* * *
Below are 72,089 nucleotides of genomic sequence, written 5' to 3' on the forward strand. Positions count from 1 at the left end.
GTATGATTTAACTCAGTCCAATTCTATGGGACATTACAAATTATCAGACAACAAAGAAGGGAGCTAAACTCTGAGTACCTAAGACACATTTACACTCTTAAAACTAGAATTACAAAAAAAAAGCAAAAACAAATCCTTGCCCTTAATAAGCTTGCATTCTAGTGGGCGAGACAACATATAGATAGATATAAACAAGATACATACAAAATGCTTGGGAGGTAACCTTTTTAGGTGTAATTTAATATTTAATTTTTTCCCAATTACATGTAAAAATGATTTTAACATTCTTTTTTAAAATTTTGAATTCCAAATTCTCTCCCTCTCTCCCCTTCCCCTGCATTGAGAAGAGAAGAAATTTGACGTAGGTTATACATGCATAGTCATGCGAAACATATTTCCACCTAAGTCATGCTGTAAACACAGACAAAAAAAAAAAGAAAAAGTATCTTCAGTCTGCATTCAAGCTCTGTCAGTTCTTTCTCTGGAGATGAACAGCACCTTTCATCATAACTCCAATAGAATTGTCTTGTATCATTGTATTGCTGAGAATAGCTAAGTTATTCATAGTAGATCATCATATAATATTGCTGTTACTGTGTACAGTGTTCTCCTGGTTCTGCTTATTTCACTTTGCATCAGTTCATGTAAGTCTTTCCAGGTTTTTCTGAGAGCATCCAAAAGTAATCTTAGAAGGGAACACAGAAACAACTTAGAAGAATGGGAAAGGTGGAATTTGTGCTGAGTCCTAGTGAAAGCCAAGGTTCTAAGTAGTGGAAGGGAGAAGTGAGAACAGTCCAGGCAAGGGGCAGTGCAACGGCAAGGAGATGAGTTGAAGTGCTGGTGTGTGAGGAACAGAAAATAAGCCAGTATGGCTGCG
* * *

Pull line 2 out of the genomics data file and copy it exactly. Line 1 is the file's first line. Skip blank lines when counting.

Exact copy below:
GTATGATTTAACTCAGTCCAATTCTATGGGACATTACAAATTATCAGACAACAAAGAAGGGAGCTAAACTCTGAGTACCTAAGACACATTTACACTCTTAAAACTAGAATTACAAAAAAAAAGCAAAAACAAATCCTTGCCCTTAATAAGCTTGCATTCTAGTGGGCGAGACAACATATAGATAGATATAAACAAGATACATACAAAATGCTTGGGAGGTAACCTTTTTAGGTGTAATTTAATATTTAATTTTTTCCCAATTACATGTAAAAATGATTTTAACATTCTTTTTTAAAATTTTGAATTCCAAATTCTCTCCCTCTCTCCCCTTCCCCTGCATTGAGAAGAGAAGAAATTTGACGTAGGTTATACATGCATAGTCATGCGAAACATATTTCCACCTAAGTCATGCTGTAAACACAGACAAAAAAAAAAAGAAAAAGTATCTTCAGTCTGCATTCAAGCTCTGTCAGTTCTTTCTCTGGAGATGAACAGCACCTTTCATCATAACTCCAATAGAATTGTCTTGTATCATTGTATTGCTGAGAATAGCTAAGTTATTCATAGTAGATCATCATATAATATTGCTGTTACTGTGTACAGTGTTCTCCTGGTTCTGCTTATTTCACTTTGCATCAGTTCATGTAAGTCTTTCCAGGTTTTTCTGAGAGCATCCAAAAGTAATCTTAGAAGGGAACACAGAAACAACTTAGAAGAATGGGAAAGGTGGAATTTGTGCTGAGTCCTAGTGAAAGCCAAGGTTCTAAGTAGTGGAAGGGAGAAGTGAGAACAGTCCAGGCAAGGGGCAGTGCAACGGCAAGGAGATGAGTTGAAGTGCTGGTGTGTGAGGAACAGAAAATAAGCCAGTATGGCTGCG